It's a little more expensive, but if you really want to go for it - and have room to grow as you add vintage and/or modular synths - MOTU's UltraLite-mk3 Hybrid is a fantastic choice. What's more, it's fully compatible with their extraordinary Volta plug-in, which allows it to control and automate any voltage controlled synth.
For less than $400 a pair, the M-Audio BX5a powered monitors are an excellent choice for an entry-level studio. Balanced sound, great price and good looking to boot, these monitors are a great place to start.
If you've got a bit more cash and a need for extended bass, the Mackie HRmk2 series are a long-time industry fave because they deliver balanced sound and authentic bass. I know quite a few producers who swear by these monitors and own a pair myself.
At the exotic end of the spectrum, M-Audio's Studiophile DSM3 monitors are a killer choice for studios with a bit of extra room. Standing a full sixteen inches tall, these monitors are stately in their physical appearance, but that's not why we love them. The bottom line is the sound and the DSM3s provide incredible sonic detail - even in the subs - which is a remarkable feat in itself. I currently use their predecessor, the EX66, and am delighted with those.
4. Keyboard Controllers
Like audio interfaces, there are oodles of options for USB keyboard controllers. For pure selection, head over to M-Audio's controllers page, where there's something for literally everyone. If you just want a good all-around basic controller, check out their Oxygen 49.
Novation is another popular brand of MIDI controller and their range of products extends beyond keyboards into knob and slider controllers, as well as Ableton-specific goodies like their new Launchpad.
For producers on the go - or DJs who want to add a bit of real-time fun to their sets - Korg's Nano Series of tiny controllers is a killer way to add knobs, pads or keys to your rig. James Zabiela is a fan of their NanoPad drum pad controller for his live sets and personally, I'm a longtime user of the NanoKontrol knob/fader controller for both gigging and studio applications.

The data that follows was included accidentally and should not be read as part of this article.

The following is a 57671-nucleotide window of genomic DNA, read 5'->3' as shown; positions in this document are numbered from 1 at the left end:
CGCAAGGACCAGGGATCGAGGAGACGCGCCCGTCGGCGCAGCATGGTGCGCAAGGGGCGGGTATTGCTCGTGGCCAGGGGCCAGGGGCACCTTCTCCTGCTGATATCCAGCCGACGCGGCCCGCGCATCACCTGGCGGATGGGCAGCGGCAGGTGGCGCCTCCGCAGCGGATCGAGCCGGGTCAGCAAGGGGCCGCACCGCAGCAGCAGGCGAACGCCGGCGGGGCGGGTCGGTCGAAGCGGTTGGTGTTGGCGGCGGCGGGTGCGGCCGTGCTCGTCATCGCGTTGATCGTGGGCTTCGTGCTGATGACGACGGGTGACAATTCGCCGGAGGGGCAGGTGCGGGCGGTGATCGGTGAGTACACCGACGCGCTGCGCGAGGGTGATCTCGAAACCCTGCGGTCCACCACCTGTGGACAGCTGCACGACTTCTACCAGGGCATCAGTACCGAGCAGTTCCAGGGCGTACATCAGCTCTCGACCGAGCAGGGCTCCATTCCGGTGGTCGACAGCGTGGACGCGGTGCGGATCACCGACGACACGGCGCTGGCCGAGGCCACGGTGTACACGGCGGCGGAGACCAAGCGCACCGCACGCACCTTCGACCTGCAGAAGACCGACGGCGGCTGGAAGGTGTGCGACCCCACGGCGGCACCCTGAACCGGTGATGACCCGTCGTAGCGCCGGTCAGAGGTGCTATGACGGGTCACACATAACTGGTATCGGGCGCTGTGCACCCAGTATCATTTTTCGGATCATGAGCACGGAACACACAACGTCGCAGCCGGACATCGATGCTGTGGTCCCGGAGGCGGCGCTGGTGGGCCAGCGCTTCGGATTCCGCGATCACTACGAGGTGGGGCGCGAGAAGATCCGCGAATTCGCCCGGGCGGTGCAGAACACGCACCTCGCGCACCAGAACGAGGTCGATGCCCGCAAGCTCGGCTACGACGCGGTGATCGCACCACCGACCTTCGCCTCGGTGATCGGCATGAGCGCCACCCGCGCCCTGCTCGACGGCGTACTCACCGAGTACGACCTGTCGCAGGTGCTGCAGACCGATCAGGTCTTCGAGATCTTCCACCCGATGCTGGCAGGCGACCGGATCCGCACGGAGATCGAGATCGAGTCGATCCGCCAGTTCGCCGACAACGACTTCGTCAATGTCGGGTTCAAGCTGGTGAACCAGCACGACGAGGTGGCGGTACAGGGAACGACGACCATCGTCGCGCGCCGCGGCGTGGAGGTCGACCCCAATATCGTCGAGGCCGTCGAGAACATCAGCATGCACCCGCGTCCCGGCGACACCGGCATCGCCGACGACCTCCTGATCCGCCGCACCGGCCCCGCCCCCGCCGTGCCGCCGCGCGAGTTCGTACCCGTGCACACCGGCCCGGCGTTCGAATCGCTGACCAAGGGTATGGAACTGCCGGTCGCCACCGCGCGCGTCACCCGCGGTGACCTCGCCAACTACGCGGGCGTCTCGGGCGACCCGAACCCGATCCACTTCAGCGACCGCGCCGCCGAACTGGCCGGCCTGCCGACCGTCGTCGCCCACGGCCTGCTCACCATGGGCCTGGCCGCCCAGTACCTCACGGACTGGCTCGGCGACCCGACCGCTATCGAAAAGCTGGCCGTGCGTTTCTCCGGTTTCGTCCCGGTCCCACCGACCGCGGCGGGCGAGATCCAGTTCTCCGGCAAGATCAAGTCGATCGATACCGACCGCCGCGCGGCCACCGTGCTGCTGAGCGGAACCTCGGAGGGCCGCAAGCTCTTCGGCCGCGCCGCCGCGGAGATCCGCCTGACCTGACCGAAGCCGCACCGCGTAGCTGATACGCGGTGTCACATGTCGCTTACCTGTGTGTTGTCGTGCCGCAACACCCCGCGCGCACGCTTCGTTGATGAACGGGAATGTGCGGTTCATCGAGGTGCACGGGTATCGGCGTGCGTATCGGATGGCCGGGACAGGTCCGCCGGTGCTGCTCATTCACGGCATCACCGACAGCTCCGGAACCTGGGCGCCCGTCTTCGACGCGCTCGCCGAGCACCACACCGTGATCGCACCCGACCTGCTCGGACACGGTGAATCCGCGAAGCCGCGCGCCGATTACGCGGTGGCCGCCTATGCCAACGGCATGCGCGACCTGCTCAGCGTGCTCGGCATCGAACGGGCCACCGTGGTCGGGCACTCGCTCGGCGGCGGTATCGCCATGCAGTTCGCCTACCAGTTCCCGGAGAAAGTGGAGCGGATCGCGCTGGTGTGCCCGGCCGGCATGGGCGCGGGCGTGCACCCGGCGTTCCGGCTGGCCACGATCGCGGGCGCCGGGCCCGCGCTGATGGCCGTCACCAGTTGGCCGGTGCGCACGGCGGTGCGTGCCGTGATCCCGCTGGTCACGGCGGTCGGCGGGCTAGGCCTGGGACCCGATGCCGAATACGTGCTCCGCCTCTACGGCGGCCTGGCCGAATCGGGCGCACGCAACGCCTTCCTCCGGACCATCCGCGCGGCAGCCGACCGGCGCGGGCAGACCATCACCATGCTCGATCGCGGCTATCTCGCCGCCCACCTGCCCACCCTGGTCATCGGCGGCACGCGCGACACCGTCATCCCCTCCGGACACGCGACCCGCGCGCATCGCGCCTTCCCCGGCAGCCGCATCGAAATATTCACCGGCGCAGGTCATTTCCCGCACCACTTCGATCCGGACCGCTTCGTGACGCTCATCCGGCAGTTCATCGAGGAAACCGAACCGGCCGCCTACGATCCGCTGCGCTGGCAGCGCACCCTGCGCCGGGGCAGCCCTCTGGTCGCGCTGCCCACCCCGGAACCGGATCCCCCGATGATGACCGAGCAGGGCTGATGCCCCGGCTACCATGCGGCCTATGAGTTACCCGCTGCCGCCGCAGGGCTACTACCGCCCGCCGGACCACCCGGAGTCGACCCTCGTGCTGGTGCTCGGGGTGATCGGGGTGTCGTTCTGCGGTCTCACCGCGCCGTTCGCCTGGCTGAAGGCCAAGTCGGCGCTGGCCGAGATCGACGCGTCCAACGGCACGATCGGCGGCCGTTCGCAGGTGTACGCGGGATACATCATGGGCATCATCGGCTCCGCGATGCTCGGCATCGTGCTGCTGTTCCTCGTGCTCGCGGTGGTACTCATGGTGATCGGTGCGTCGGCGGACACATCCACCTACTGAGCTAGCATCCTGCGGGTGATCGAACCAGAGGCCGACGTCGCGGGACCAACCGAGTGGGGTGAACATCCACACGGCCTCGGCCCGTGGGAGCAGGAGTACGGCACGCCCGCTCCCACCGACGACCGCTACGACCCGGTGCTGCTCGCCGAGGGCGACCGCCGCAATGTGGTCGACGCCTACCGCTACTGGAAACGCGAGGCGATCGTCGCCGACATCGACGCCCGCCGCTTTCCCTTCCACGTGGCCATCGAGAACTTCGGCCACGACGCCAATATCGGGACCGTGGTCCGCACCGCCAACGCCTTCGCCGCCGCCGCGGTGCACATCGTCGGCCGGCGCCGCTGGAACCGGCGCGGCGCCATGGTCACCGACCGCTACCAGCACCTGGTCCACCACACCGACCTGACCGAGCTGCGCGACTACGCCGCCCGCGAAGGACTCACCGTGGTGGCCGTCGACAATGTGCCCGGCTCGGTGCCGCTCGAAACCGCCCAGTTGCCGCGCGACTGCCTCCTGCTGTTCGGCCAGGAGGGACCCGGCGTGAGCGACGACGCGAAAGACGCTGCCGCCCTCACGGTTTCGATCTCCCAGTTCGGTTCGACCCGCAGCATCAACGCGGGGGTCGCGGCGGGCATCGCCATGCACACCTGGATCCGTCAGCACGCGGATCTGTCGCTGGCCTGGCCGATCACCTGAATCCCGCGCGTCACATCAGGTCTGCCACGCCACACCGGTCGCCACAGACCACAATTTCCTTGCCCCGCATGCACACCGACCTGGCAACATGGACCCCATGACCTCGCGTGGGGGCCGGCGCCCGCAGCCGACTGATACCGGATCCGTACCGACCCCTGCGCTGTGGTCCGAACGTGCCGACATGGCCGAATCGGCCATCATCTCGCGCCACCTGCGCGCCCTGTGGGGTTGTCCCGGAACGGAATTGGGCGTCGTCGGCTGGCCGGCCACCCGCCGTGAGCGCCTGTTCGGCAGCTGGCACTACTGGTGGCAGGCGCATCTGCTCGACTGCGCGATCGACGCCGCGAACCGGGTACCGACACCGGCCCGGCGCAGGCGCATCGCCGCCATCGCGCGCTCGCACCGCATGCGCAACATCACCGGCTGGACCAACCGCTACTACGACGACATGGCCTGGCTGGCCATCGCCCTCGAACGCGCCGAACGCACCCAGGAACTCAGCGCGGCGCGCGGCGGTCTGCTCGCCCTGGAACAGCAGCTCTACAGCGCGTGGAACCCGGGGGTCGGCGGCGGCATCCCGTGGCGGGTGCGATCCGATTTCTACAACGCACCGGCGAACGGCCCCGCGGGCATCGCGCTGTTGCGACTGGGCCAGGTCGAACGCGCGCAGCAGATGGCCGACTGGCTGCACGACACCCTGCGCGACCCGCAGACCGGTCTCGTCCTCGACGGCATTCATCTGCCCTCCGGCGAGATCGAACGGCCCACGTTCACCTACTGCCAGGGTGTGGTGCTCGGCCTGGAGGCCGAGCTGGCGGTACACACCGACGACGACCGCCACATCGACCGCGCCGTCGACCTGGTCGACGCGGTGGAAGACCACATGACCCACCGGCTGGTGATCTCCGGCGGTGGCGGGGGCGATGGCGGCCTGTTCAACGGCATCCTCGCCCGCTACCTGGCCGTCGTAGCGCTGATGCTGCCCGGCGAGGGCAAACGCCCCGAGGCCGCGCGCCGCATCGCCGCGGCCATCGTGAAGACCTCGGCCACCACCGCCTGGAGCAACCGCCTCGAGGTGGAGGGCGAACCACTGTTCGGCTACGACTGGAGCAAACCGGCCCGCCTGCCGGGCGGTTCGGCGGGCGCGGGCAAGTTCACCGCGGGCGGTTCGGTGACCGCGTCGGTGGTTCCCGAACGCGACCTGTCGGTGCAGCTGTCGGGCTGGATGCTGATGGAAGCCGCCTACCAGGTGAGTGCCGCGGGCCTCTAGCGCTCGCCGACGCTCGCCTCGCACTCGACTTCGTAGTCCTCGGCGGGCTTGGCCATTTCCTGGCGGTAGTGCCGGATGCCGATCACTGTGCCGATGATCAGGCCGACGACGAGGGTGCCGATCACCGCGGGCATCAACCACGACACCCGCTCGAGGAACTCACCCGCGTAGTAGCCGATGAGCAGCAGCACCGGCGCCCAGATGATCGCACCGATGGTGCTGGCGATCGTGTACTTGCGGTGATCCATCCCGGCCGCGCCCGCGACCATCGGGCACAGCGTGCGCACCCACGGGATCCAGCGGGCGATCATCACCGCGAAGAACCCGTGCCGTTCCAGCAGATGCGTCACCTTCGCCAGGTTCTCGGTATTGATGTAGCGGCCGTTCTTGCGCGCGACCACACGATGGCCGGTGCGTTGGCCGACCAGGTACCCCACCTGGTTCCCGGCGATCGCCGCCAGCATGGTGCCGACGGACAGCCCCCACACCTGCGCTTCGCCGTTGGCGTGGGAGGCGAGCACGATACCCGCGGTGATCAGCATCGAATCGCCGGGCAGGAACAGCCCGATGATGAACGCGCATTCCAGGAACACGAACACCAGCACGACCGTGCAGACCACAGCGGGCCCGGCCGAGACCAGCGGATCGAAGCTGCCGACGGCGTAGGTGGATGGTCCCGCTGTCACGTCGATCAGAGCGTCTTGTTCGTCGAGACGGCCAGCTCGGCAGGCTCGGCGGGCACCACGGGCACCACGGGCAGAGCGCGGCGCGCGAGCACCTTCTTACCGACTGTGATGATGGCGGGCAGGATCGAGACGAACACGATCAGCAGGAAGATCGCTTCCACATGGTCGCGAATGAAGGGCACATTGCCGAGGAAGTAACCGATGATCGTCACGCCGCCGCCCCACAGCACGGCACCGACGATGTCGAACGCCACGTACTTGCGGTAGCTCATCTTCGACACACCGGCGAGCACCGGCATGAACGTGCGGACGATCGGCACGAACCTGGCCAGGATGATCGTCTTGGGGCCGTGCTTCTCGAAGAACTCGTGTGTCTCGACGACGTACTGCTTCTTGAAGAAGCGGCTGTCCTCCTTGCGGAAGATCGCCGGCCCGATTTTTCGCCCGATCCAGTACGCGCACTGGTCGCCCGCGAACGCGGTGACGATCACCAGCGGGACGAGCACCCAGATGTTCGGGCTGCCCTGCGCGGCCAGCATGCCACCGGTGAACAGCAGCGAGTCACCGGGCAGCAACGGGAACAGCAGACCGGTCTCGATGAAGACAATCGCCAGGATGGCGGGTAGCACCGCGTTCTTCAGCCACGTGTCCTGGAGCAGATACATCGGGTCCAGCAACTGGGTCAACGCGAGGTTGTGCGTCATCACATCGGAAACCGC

The new M-Audio Venom is another worthwhile consideration for producers looking for a hardware synth for live gigs. It's an analog-style synth that uses actual samples of vintage gear, a MIDI interface (if you plan to purchase more hardware synths, you'll need one) and an audio interface, as well. I've been going on about this synth since its arrival and for $500 (US) its an amazing value.
If your audio interface includes XLR inputs with phantom power, head over to Blue Microphones' website. They deliver outstanding bang-for-buck when it comes to quality condenser mics. On the other end of the scale, Blue also offers a nifty array of USB-based microphones with an audio interface built right into the mic.
Again, here's an area where M-Audio's vast and deep product line shines. If you're looking for a solid large diaphragm condenser mic that's well suited for vocals, under $500, check out their Luna II and Solaris microphones. At the lower end of the spectrum, the Nova condenser is a downright steal at $129 list.
Other manufacturers delivering microphones with time-tested quality and value include Audio-Technica, Shure, and (if you’ve got some extra cash and a jones for legendary gear) Neumann.
So there you have it. Happy shopping!